What Chemicals Are Used in Instant Ice Packs?

What Chemicals Are Used in Instant Ice Packs
••• Tatomm/iStock/GettyImages

Instant ice packs are a good first aid solution to sprains, strains, and other minor injuries and thus are included in most first aid kits available today. But the way that ice packs generate cold so quickly, or how they are able to be stored at room temperature for so long, often remains a mystery to most consumers. Understanding the chemicals used in chemical ice packs will allow you to use them safely and effectively in an emergency.

Ionic compound

Ammonium Chloride (NH4CL) is a common ionic compound used in chemical ice packs to react with a non-ionic compound to create that "cold" sensation.

Alternate ionic compound

Ammonium Nitrate (NH4NO3) is used in older chemical ice packs, but interacts with the non-ionic compound in the same manner. Ammonium Nitrate is also used as a common chemical fertilizer.


Water (H2O) is the non-ionic compound used in both kinds of chemical ice packs. Water is both safe and common, thus making an ideal non-ionic compound for ice packs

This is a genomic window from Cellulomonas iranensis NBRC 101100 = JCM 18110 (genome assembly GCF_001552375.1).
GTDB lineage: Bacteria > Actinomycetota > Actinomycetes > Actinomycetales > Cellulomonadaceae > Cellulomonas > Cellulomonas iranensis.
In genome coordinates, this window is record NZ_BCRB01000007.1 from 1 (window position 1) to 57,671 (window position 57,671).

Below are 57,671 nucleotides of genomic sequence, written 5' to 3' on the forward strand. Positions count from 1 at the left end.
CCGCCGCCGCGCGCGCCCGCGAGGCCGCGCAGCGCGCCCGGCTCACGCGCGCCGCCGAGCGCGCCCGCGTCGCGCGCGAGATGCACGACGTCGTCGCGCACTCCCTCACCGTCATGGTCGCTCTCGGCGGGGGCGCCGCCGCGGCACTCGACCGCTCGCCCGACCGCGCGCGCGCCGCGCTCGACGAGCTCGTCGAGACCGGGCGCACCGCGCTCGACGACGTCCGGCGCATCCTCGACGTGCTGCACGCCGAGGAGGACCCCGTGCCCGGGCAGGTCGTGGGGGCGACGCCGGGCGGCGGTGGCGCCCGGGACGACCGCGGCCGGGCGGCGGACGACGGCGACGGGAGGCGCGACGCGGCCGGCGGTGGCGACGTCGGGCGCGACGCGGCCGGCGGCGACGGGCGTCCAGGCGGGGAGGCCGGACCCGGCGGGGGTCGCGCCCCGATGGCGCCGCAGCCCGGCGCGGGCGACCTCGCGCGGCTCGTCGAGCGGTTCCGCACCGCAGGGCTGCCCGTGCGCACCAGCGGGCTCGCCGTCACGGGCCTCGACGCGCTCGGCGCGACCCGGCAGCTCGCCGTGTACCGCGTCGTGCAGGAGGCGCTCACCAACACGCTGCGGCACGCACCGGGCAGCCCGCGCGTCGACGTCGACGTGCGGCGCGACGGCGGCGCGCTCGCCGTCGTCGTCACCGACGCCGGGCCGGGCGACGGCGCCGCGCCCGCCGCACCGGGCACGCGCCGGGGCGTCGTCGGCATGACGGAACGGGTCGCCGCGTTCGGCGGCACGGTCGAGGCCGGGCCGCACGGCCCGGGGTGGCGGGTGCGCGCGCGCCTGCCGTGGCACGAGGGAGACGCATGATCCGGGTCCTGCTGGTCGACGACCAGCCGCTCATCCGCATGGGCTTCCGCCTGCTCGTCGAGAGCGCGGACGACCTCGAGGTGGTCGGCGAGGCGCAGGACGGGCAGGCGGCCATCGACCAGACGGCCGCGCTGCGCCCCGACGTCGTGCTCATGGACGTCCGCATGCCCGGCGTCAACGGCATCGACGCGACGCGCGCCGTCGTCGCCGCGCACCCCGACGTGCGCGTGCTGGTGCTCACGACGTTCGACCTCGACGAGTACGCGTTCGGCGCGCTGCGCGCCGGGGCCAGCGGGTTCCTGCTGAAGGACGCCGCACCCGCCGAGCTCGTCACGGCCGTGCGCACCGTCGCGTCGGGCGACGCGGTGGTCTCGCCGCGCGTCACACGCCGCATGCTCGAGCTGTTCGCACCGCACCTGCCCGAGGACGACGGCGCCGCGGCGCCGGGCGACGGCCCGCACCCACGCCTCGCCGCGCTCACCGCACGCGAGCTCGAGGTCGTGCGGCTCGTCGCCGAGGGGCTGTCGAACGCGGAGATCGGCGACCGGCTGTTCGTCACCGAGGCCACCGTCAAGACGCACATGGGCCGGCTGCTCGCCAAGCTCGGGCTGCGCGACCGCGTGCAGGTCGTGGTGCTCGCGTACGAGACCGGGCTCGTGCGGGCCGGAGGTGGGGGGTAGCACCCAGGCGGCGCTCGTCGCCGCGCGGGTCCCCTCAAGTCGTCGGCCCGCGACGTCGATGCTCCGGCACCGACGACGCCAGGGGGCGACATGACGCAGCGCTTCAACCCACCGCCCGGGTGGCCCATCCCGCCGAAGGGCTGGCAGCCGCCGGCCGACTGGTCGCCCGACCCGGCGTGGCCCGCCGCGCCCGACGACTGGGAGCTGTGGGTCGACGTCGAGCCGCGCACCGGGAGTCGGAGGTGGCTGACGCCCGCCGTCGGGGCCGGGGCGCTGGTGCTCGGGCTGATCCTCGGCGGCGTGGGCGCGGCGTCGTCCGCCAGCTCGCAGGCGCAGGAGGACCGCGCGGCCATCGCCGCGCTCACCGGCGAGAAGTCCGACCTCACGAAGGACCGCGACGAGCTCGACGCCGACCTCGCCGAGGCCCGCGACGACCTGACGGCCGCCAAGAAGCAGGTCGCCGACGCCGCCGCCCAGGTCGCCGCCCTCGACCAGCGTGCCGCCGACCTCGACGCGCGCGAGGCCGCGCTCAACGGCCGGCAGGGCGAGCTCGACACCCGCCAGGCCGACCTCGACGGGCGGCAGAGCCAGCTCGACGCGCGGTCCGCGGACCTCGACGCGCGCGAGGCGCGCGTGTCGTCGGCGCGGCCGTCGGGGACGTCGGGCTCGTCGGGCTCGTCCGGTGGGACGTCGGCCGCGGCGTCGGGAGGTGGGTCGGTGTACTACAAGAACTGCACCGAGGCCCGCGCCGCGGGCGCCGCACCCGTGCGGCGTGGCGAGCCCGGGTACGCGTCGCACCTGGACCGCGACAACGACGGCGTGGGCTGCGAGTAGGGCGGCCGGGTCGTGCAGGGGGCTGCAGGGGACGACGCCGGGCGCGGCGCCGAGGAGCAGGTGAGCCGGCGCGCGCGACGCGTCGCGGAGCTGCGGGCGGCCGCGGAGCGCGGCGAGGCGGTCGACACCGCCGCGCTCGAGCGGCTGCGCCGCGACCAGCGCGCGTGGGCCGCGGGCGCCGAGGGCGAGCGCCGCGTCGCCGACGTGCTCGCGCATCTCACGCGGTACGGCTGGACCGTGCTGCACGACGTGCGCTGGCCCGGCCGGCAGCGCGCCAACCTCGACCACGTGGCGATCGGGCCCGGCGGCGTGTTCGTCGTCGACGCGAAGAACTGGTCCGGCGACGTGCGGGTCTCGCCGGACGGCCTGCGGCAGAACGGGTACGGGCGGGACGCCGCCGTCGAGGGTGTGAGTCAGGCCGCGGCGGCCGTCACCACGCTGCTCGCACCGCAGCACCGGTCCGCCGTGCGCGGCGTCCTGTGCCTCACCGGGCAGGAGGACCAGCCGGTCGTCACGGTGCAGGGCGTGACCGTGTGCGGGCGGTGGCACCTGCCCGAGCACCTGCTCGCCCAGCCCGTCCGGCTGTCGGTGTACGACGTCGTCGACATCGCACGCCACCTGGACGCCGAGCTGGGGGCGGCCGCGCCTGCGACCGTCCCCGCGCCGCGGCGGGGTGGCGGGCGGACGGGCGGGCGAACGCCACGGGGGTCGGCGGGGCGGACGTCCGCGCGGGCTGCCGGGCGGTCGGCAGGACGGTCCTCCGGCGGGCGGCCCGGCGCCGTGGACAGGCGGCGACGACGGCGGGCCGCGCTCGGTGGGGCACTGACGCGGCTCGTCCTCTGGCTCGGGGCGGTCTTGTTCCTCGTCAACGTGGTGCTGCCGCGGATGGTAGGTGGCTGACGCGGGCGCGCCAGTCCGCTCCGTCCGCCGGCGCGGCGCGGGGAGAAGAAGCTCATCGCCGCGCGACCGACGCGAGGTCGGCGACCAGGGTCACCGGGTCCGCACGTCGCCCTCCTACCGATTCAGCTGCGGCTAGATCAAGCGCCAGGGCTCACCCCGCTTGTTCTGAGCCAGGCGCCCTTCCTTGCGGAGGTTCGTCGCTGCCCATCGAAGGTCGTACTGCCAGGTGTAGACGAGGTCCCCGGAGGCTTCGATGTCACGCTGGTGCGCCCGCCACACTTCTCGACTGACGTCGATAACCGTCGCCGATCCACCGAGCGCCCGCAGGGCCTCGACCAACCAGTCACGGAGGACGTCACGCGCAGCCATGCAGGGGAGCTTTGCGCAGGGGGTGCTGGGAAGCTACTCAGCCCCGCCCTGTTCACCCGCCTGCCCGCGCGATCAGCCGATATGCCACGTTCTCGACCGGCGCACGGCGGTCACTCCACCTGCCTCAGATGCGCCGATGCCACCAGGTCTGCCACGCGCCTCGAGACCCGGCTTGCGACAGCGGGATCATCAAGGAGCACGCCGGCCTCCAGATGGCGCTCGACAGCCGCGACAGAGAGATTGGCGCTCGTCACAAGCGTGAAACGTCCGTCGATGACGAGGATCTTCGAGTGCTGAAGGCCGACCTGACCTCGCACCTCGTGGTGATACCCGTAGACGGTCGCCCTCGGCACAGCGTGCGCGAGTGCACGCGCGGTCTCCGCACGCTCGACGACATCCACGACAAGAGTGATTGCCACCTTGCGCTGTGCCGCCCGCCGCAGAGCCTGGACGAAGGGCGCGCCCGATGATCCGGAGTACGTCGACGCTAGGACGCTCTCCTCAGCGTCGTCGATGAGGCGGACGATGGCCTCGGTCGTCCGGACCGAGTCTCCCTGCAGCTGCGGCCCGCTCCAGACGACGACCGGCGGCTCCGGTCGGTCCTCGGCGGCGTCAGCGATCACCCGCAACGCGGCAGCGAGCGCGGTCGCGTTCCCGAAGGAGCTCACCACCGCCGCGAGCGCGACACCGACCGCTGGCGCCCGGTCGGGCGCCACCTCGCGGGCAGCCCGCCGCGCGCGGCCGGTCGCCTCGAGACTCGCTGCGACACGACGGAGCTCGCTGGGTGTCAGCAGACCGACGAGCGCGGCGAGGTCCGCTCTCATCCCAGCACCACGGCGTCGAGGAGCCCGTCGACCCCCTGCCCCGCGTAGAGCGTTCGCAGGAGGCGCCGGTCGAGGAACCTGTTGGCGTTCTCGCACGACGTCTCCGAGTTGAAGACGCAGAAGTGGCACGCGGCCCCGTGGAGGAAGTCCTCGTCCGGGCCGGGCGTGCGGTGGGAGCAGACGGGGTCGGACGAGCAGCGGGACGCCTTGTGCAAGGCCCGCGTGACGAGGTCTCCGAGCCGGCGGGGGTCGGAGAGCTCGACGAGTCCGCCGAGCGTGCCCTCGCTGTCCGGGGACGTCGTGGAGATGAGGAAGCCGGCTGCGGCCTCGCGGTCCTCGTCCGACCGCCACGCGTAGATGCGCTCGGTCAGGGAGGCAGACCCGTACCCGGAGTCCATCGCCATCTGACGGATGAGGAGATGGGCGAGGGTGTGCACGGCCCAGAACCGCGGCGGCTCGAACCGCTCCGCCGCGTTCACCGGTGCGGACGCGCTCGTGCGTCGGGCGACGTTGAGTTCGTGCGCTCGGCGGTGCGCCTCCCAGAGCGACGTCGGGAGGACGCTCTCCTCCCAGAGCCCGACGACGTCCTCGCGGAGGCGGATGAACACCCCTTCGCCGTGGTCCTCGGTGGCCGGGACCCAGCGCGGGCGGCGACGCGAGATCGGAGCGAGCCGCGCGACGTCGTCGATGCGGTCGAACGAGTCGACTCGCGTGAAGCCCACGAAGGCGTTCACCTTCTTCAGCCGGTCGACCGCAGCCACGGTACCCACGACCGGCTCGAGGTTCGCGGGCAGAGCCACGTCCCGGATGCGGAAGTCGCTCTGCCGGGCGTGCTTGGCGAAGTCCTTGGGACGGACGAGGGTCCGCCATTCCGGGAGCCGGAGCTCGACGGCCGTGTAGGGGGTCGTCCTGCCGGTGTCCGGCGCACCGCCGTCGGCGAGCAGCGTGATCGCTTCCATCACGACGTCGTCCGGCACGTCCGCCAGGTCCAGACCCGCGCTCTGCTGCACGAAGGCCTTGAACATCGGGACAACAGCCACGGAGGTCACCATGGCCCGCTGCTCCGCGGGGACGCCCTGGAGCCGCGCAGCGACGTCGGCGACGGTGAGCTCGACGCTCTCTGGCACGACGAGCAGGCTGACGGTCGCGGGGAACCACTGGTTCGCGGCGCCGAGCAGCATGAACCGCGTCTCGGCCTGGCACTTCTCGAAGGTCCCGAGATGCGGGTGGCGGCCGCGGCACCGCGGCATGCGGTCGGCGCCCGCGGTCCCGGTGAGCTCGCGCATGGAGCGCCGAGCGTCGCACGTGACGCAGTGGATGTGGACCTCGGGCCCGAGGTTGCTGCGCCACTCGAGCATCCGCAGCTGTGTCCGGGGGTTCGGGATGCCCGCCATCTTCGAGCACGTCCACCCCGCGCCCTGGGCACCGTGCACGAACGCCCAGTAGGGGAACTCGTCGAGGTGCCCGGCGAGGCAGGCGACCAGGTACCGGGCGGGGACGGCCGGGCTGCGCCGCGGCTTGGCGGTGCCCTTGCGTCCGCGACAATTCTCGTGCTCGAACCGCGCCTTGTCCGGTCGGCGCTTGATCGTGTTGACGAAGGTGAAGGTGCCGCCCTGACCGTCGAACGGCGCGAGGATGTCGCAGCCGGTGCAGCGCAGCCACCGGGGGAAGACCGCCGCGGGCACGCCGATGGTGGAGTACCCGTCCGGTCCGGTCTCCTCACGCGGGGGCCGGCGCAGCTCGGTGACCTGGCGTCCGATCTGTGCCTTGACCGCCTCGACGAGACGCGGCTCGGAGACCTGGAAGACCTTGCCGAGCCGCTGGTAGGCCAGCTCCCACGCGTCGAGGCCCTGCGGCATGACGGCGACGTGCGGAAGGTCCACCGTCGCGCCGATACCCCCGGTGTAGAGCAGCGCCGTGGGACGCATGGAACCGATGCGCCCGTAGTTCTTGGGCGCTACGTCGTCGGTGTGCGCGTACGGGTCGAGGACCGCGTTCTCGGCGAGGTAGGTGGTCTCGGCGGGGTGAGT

When the ionic and non-ionic compounds come in contact, an "endothermic" reaction takes place which uses energy (in the form of heat) from the surrounding atmosphere, creating a "cold" sensation.


Typically, a small amount of the ionic compound is placed in a thin glass vial and suspended in a water solution (or water-laden gel) inside of a sealed pouch. The user breaks the vial causing the reaction but because it is sealed, the reaction is less likely to cause harm to users.

Related Articles

Substances That Affect the Rate of Melting Ice
Why Does Adding Salt to Water Make it Colder?
How to Cool a Can of Soda in Ice Water & Salt
What Happens When You Add Ammonium Nitrate to Water?
How to Make a Sodium Silicate Solution
How to Mix Calcium Chloride and Water
How to Make Bromine Water in the Chemistry Lab
How to Separate Benzoic Acid & Sodium Chloride
Endothermic Science Projects
Chemicals Used in Heat Packs
How Does Salt Melt Ice?
Chemicals That Absorb Moisture
Urethane vs. Polyurethane
Why Does Water Melt Ice?
Facts About Calcium Chloride
How Does Sugar Affect the Freezing Process?
What is Ethanolic Potassium Hydroxide?
Heat Absorption Properties of Salt

Dont Go!

We Have More Great Sciencing Articles!